Divorce and Child Custody When It Comes to Religion
When parents of minor children divorce, most matters concerning the children are spelled out in the divorce decree and parenting agreement. Child support, physical and legal allocation (custody), and visitation are all addressed in documents issued by the court. However, one issue the courts typically do not decide is the child’s religion.
What Constitutional Protections Do Parents Have Regarding Religion?
Parents have protection under the First Amendment. Courts are not allowed to favor one religion over another. Family law judges may not base custody decisions on a parent’s religious beliefs or penalize a nonreligious parent in terms of child custody. Judges cannot decide a child’s religion. That right belongs to the parents.
This principle of neutrality has one exception – the courts will not allow a child to be injured by a religious practice, either physically or emotionally. In many cases, however, there must be clear evidence of actual harm for the courts to choose one parent’s religious beliefs over another.
What Is the Law on Religion in Custody Cases?
As the U.S. Supreme Court has not yet ruled on a case involving child custody and religious upbringing, the law varies from state to state. Most state courts apply one of the following three legal standards in making their decisions when parents disagree on religion:
- No Harm Required: The custodial parent has the exclusive right to influence the religious upbringing of the child. If the custodial parent objects to the noncustodial parent’s religious activities, the courts will defer to the wishes of the custodial parent.
- Risk of Harm: A court may restrict a parent’s First Amendment rights if it believes that parent’s religious practices may bring harm to the child in the future.
- Actual or Substantial Harm: A court will restrict a parent’s First Amendment and parenting rights only if that parent’s religious practices cause actual or substantial harm to the child.
What Happens When Parents with Joint Custody Have Different Religious Beliefs?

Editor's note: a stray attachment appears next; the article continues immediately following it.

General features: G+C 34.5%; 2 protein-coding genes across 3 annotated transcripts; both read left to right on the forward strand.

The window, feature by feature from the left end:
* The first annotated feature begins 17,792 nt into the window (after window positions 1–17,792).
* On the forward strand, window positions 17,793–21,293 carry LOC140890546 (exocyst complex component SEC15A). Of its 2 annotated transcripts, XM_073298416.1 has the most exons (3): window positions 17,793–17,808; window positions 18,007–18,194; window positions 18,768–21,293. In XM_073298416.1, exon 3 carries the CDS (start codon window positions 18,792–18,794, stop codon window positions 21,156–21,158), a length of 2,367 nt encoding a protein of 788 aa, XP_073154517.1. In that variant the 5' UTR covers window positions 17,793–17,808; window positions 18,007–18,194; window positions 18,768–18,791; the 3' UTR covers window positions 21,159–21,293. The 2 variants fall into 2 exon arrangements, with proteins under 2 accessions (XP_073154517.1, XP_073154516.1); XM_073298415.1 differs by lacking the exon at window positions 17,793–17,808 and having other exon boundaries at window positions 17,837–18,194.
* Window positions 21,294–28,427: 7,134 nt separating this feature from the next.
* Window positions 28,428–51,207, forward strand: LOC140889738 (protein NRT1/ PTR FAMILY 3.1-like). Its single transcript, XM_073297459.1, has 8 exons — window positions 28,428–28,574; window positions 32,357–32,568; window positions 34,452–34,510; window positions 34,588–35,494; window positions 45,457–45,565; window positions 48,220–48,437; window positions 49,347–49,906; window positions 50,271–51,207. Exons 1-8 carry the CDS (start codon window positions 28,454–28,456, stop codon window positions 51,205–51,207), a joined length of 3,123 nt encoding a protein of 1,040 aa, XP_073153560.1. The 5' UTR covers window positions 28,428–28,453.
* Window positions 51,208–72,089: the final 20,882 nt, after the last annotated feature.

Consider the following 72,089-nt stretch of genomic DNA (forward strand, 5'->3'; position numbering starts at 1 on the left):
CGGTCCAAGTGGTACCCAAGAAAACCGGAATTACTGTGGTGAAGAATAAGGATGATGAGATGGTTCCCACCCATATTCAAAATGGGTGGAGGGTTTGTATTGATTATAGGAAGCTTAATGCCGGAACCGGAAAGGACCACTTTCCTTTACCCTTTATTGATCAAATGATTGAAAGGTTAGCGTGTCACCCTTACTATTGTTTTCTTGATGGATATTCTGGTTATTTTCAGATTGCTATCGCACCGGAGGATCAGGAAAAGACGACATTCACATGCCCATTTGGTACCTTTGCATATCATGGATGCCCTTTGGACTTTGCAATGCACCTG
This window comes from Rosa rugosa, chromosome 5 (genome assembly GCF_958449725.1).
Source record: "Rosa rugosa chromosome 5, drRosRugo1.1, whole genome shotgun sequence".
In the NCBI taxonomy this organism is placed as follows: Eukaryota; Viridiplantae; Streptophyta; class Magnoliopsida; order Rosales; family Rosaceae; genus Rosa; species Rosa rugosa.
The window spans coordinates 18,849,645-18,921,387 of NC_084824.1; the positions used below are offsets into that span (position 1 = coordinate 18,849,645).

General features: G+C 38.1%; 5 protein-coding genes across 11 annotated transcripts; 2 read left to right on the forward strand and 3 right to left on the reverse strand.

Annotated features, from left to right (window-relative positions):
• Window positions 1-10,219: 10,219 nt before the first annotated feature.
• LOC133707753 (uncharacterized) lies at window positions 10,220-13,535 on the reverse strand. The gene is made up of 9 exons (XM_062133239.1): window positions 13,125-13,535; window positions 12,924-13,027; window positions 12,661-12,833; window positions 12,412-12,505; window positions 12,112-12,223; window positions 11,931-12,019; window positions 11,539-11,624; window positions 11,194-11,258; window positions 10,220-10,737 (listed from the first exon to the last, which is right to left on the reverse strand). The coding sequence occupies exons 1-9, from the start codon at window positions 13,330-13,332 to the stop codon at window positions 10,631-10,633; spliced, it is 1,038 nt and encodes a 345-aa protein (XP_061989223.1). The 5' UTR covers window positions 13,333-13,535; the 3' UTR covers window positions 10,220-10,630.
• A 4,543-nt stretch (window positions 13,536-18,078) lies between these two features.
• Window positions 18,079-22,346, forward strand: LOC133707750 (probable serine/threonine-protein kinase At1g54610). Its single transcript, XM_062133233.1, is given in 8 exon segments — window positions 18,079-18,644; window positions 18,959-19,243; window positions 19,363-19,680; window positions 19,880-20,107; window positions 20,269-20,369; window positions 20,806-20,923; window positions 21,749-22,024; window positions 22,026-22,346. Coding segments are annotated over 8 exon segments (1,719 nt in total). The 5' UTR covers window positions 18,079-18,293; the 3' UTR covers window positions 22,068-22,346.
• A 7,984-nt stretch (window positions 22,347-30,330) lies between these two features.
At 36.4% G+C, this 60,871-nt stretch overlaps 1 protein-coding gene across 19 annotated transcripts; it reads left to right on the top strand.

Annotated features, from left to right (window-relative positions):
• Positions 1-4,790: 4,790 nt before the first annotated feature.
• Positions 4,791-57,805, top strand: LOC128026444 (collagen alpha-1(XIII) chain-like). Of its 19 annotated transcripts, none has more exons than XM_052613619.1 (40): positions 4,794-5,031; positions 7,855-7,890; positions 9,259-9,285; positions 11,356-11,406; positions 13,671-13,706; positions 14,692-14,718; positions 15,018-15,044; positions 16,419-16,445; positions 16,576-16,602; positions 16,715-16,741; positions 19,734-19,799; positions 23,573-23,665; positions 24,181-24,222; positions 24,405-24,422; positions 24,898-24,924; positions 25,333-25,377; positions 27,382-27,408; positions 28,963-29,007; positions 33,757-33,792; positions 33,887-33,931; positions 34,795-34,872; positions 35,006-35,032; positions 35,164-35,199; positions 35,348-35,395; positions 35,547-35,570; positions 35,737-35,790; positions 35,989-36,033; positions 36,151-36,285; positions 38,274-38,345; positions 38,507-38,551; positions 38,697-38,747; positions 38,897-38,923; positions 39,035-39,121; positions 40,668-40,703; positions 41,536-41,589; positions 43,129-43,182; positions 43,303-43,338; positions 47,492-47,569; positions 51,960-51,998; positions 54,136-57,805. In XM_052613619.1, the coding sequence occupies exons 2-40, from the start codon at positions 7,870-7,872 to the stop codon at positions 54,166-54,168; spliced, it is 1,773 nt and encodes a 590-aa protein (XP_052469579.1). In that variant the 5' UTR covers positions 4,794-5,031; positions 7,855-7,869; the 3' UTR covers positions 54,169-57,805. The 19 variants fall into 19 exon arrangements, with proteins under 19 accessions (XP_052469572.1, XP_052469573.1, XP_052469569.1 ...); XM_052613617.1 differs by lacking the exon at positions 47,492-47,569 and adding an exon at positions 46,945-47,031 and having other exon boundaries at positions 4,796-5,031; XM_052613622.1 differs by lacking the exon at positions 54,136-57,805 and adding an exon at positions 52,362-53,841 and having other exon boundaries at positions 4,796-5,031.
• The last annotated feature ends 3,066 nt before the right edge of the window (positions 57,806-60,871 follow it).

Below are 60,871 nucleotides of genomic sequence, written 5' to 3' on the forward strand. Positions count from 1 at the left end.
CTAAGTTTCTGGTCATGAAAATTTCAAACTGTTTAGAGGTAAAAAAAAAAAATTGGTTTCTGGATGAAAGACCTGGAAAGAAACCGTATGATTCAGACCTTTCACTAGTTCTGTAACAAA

The guiding principle of family law courts is the best interests of the child. Courts have found that a child exposed to two different religions suffers no actual harm as a result. For example, if one parent is a Catholic and the other is a Mormon, it does the child no harm to attend church with both of them.
How Does It Work If One Parent Has Sole Custody or Primary Physical Custody?
When parents cannot agree on religion, if one parent has sole legal custody or primary physical custody, that parent usually has the final say. Judges will evaluate religious upbringing in deciding legal custody. As in all its decisions, the main focus of the court is the best interests of the child.
Can Parents Take a Child to Church Without Consent of the Other Parent?
Many divorced parents of minor children share joint legal custody. In this situation, each parent is typically allowed to educate and raise the child in his or her own religion, provided it does not cause actual harm to the child. If one parent has sole legal custody, the other parent must abide by the custodial parent’s wishes when it comes to religion.
Can the Child Decide Which Religion to Practice?
Children have the same rights as adults to choose their own religion under the First Amendment to the Constitution. However, there is no clear statement as to when a child is considered old enough to choose. If a court determines that a child 12 years of age is too young to make that decision, it will decide whether one parent or both should control the child’s religious upbringing.
Resolving the issue of religion can be tricky when divorcing parents cannot agree. Contact a family law lawyer at Nottage and Ward, LLP at (312) 332-2915 for sound legal guidance in Chicago divorce and child custody matters.
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